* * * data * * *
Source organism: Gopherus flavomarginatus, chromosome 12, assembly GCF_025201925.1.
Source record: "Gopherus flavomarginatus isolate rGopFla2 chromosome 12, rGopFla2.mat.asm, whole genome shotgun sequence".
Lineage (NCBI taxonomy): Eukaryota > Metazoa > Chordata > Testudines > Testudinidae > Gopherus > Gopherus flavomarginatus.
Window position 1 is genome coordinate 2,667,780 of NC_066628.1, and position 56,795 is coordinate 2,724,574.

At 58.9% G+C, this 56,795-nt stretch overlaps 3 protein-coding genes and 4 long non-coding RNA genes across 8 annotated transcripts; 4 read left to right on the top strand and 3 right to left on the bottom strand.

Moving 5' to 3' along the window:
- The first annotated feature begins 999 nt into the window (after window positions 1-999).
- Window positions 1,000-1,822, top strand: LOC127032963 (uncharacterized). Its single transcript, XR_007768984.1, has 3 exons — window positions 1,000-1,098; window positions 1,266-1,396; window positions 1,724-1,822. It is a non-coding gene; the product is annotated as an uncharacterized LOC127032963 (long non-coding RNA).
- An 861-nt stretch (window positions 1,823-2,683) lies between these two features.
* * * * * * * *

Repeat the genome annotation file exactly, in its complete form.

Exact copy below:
Source organism: Gopherus flavomarginatus, chromosome 12, assembly GCF_025201925.1.
Source record: "Gopherus flavomarginatus isolate rGopFla2 chromosome 12, rGopFla2.mat.asm, whole genome shotgun sequence".
Lineage (NCBI taxonomy): Eukaryota > Metazoa > Chordata > Testudines > Testudinidae > Gopherus > Gopherus flavomarginatus.
Window position 1 is genome coordinate 2,667,780 of NC_066628.1, and position 56,795 is coordinate 2,724,574.

At 58.9% G+C, this 56,795-nt stretch overlaps 3 protein-coding genes and 4 long non-coding RNA genes across 8 annotated transcripts; 4 read left to right on the top strand and 3 right to left on the bottom strand.

Moving 5' to 3' along the window:
- The first annotated feature begins 999 nt into the window (after window positions 1-999).
- Window positions 1,000-1,822, top strand: LOC127032963 (uncharacterized). Its single transcript, XR_007768984.1, has 3 exons — window positions 1,000-1,098; window positions 1,266-1,396; window positions 1,724-1,822. It is a non-coding gene; the product is annotated as an uncharacterized LOC127032963 (long non-coding RNA).
- An 861-nt stretch (window positions 1,823-2,683) lies between these two features.